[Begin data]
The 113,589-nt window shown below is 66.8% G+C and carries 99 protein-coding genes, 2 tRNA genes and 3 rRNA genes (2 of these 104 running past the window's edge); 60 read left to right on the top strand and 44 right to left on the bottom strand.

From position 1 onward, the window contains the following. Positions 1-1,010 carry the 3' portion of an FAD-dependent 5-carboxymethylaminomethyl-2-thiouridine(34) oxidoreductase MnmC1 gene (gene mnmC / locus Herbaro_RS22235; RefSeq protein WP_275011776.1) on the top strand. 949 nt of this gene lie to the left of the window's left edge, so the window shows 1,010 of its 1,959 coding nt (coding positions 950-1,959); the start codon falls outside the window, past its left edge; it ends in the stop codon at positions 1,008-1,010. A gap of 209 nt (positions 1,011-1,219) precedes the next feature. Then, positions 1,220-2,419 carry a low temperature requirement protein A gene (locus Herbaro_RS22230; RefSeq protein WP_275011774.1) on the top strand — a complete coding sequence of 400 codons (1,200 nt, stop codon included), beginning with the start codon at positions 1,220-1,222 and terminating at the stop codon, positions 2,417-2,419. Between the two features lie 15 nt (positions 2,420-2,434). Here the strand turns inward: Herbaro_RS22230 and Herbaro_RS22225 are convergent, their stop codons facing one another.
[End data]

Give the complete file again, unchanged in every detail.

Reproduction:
The 113,589-nt window shown below is 66.8% G+C and carries 99 protein-coding genes, 2 tRNA genes and 3 rRNA genes (2 of these 104 running past the window's edge); 60 read left to right on the top strand and 44 right to left on the bottom strand.

From position 1 onward, the window contains the following. Positions 1-1,010 carry the 3' portion of an FAD-dependent 5-carboxymethylaminomethyl-2-thiouridine(34) oxidoreductase MnmC1 gene (gene mnmC / locus Herbaro_RS22235; RefSeq protein WP_275011776.1) on the top strand. 949 nt of this gene lie to the left of the window's left edge, so the window shows 1,010 of its 1,959 coding nt (coding positions 950-1,959); the start codon falls outside the window, past its left edge; it ends in the stop codon at positions 1,008-1,010. A gap of 209 nt (positions 1,011-1,219) precedes the next feature. Then, positions 1,220-2,419 carry a low temperature requirement protein A gene (locus Herbaro_RS22230; RefSeq protein WP_275011774.1) on the top strand — a complete coding sequence of 400 codons (1,200 nt, stop codon included), beginning with the start codon at positions 1,220-1,222 and terminating at the stop codon, positions 2,417-2,419. Between the two features lie 15 nt (positions 2,420-2,434). Here the strand turns inward: Herbaro_RS22230 and Herbaro_RS22225 are convergent, their stop codons facing one another.